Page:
Thomas Contributes Chapter to “The Participatory City”

Thomas Contributes Chapter to “The Participatory City”

June Manning Thomas wrote a chapter titled “Community Organizing, Planning and Racial Marginalization” for the book, The Participatory City, edited by Yasminah Beebeejaun and published in July 2016 by Jovis.

Racial inequality in many societies has led to deep fissures and unequal access to basic goods, services, and opportunities.    Thomas notes that  circumstances can make community organizing difficult especially within marginalized communities: geographic local areas with predominantly minority-race or minority-ethnic status, and with social, economic, or political exclusion.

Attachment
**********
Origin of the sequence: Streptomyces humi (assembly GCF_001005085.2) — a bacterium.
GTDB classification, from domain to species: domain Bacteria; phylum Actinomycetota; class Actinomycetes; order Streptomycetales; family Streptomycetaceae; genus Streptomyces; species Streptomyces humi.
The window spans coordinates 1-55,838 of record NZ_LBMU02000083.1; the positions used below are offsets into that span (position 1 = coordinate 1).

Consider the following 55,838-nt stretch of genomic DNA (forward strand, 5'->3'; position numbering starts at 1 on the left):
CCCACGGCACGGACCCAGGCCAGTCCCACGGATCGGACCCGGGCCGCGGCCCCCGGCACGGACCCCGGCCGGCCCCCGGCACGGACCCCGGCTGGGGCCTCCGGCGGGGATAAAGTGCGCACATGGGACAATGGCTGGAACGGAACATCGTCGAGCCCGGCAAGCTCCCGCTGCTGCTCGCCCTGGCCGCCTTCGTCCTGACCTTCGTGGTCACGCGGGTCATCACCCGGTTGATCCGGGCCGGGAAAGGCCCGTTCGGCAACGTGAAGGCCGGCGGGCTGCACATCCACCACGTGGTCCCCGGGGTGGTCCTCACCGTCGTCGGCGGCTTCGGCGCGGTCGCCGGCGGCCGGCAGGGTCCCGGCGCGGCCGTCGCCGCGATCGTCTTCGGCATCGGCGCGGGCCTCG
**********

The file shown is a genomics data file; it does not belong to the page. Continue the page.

Several schools of thought inform discussion of planning for action in such communities; two are the Saul Alinsky and the Paulo Freire approaches, and many additional alternatives combine aspects of these approaches.  Thomas describes these approaches, and explores which organizing strategies may be more appropriate than others for contemporary marginalized communities.  She suggests that, while it is important for planners to understand how community-driven change takes place in ways that can complement, parallel, or underlie urban planning strategies, at times the best way to effect change in some marginalized communities is for them to focus on their own efforts to organize and implement modest solutions.  She also addresses ways that planners can avoid setting up barriers and also provide limited forms of assistance as a form of humble engagement.

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